**Graph Pattern Polynomial**

We study the time complexity of induced subgraph isomorphism problems where the pattern graph is fixed. The earliest known example of an improvement over trivial algorithms is by Itai and Rodeh (1978) who sped up triangle detection in graphs using fast matrix multiplication. This algorithm was generalized by Ne\v{s}et\v{r}il and Poljak (1985) to speed up detection of k-cliques. Improved algorithms are known for certain small-sized patterns. For example, a linear-time algorithm is known for detecting length-4 paths. In this paper, we give the first pattern detection algorithm that improves upon Ne\v{s}et\v{r}il and Poljak’s algorithm for arbitrarily large pattern graphs (not cliques). The algorithm is obtained by reducing the induced subgraph isomorphism problem to the problem of detecting multilinear terms in constant-degree polynomials. We show that the same technique can be used to reduce the induced subgraph isomorphism problem of many pattern graphs to constructing arithmetic circuits computing homomorphism polynomials of these pattern graphs. Using this, we obtain faster combinatorial algorithms (algorithms that do not use fast matrix multiplication) for k-paths and k-cycles. We also obtain faster algorithms for 5-paths and 5-cycles that match the runtime for triangle detection. We show that these algorithms are expressible using polynomial families that we call graph pattern polynomial families. We then define a notion of reduction among these polynomials that allows us to compare the complexity of various pattern detection problems within this framework. For example, we show that the induced subgraph isomorphism polynomial for any pattern that contains a k-clique is harder than the induced subgraph isomorphism polynomial for k-clique. An analogue of this theorem is not known with respect to general algorithmic hardness. … **FixyNN**

The computational demands of computer vision tasks based on state-of-the-art Convolutional Neural Network (CNN) image classification far exceed the energy budgets of mobile devices. This paper proposes FixyNN, which consists of a fixed-weight feature extractor that generates ubiquitous CNN features, and a conventional programmable CNN accelerator which processes a dataset-specific CNN. Image classification models for FixyNN are trained end-to-end via transfer learning, with the common feature extractor representing the transfered part, and the programmable part being learnt on the target dataset. Experimental results demonstrate FixyNN hardware can achieve very high energy efficiencies up to 26.6 TOPS/W ($4.81 \times$ better than iso-area programmable accelerator). Over a suite of six datasets we trained models via transfer learning with an accuracy loss of $<1\%$ resulting in up to 11.2 TOPS/W – nearly $2 \times$ more efficient than a conventional programmable CNN accelerator of the same area. … **Enhanced Concept Profiling Framework (ECPF)**

When concept drift is detected during classification in a data stream, a common remedy is to retrain a framework’s classifier. However, this loses useful information if the classifier has learnt the current concept well, and this concept will recur again in the future. Some frameworks retain and reuse classifiers, but it can be time-consuming to select an appropriate classifier to reuse. These frameworks rarely match the accuracy of state-of-the-art ensemble approaches. For many data stream tasks, speed is important: fast, accurate frameworks are needed for time-dependent applications. We propose the Enhanced Concept Profiling Framework (ECPF), which aims to recognise recurring concepts and reuse a classifier trained previously, enabling accurate classification immediately following a drift. The novelty of ECPF is in how it uses similarity of classifications on new data, between a new classifier and existing classifiers, to quickly identify the best classifier to reuse. It always trains both a new classifier and a reused classifier, and retains the more accurate classifier when concept drift occurs. Finally, it creates a copy of reused classifiers, so a classifier well-suited for a recurring concept will not be impacted by being trained on a different concept. In our experiments, ECPF classifies significantly more accurately than a state-of-the-art classifier reuse framework (Diversity Pool) and a state-of-the-art ensemble technique (Adaptive Random Forest) on synthetic datasets with recurring concepts. It classifies real-world datasets five times faster than Diversity Pool, and six times faster than Adaptive Random Forest and is not significantly less accurate than either. … **Monotone Data Augmentation (MDA)**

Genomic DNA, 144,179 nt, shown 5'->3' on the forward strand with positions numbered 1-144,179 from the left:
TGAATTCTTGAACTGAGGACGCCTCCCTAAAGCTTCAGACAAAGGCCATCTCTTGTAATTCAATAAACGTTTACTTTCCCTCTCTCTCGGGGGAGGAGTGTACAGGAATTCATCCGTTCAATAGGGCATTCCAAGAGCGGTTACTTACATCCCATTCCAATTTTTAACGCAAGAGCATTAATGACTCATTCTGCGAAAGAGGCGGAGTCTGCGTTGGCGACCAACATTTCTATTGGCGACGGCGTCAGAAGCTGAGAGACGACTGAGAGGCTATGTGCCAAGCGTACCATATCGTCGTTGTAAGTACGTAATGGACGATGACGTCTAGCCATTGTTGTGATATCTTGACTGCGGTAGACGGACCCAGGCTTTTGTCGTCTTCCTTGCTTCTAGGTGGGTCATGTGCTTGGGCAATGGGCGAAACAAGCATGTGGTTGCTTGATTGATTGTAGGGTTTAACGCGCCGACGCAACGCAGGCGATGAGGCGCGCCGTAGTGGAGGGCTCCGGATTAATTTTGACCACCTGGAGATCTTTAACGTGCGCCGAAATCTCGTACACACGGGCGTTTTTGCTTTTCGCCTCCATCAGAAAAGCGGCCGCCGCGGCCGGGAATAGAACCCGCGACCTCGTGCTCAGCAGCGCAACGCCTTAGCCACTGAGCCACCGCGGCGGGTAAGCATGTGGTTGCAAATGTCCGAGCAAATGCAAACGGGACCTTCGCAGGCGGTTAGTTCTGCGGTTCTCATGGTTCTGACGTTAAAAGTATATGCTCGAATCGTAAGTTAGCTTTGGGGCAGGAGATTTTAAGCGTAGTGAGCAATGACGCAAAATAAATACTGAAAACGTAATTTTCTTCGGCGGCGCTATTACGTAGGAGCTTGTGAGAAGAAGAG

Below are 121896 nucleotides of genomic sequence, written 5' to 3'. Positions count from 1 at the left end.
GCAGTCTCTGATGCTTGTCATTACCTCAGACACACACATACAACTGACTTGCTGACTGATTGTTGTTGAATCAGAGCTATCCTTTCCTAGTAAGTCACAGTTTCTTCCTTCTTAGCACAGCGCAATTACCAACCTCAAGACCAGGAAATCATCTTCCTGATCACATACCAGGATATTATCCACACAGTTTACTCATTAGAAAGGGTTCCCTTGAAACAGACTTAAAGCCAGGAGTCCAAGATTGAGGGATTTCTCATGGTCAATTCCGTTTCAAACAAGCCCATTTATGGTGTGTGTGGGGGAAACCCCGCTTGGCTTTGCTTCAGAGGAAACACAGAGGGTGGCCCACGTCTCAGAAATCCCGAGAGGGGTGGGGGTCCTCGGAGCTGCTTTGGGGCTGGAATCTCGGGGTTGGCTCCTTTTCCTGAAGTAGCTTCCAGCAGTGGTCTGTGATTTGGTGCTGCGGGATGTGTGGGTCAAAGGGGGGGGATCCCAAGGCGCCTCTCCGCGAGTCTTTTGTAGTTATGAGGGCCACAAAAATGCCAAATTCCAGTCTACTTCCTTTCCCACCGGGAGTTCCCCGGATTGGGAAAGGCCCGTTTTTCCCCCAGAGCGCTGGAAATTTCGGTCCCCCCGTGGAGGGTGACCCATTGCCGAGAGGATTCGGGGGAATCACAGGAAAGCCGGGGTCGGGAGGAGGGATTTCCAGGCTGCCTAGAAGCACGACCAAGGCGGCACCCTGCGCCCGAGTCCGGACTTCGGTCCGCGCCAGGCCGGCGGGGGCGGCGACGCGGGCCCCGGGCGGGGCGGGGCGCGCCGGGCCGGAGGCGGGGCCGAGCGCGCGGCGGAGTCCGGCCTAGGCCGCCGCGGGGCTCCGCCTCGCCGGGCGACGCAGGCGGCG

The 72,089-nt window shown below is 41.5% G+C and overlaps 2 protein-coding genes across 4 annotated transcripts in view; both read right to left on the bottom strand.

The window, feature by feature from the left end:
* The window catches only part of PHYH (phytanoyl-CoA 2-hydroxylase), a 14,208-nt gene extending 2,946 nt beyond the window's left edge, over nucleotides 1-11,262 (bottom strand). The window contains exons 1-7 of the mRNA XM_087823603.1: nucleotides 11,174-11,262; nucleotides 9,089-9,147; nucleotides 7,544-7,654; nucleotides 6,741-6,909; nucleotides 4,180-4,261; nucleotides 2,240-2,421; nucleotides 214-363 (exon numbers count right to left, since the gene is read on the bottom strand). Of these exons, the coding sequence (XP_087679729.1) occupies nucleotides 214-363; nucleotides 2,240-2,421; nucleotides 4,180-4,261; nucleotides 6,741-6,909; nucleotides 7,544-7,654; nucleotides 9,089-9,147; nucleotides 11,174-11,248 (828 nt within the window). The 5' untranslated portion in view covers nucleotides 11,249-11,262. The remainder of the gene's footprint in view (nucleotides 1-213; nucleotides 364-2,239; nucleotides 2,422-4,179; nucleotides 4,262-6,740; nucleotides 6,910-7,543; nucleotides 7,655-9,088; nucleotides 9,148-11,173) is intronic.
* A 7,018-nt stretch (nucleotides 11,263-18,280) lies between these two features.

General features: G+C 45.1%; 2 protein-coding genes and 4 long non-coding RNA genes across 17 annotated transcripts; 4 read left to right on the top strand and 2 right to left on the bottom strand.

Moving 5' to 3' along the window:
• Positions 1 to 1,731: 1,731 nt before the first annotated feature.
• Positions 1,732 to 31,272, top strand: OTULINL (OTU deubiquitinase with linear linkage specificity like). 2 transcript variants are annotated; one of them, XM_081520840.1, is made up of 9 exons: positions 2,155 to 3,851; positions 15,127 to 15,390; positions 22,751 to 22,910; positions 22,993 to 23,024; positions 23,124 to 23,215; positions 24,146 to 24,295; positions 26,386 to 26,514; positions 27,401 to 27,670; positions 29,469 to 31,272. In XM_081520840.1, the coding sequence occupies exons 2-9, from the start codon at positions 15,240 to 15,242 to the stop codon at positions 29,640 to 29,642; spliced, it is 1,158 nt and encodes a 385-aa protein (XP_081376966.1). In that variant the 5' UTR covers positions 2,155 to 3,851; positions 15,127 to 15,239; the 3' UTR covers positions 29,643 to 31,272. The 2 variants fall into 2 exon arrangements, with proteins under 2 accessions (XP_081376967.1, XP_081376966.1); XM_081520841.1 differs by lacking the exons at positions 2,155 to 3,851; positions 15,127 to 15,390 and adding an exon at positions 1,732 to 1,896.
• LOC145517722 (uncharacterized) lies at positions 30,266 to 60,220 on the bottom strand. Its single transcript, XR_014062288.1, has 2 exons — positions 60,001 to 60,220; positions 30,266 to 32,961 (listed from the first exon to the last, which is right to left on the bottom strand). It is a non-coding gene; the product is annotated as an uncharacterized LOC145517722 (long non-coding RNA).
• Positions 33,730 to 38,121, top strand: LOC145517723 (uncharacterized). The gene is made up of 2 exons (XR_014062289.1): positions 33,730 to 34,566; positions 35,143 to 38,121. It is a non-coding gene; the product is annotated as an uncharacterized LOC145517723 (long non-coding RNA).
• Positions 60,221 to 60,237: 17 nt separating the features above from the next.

An efficient monotone data augmentation (MDA) algorithm is proposed for missing data imputation for incomplete multivariate nonnormal data that may contain variables of different types, and are modeled by a sequence of regression models including the linear, binary logistic, multinomial logistic, proportional odds, Poisson, negative binomial, skew-normal, skew-t regressions or a mixture of these models. The MDA algorithm is applied to the sensitivity analyses of longitudinal trials with nonignorable dropout using the controlled pattern imputations that assume the treatment effect reduces or disappears after subjects in the experimental arm discontinue the treatment. We also describe a heuristic approach to implement the controlled imputation, in which the fully conditional specification method is used to impute the intermediate missing data to create a monotone missing pattern, and the missing data after dropout are then imputed according to the assumed nonignorable mechanisms. The proposed methods are illustrated by simulation and real data analyses. …

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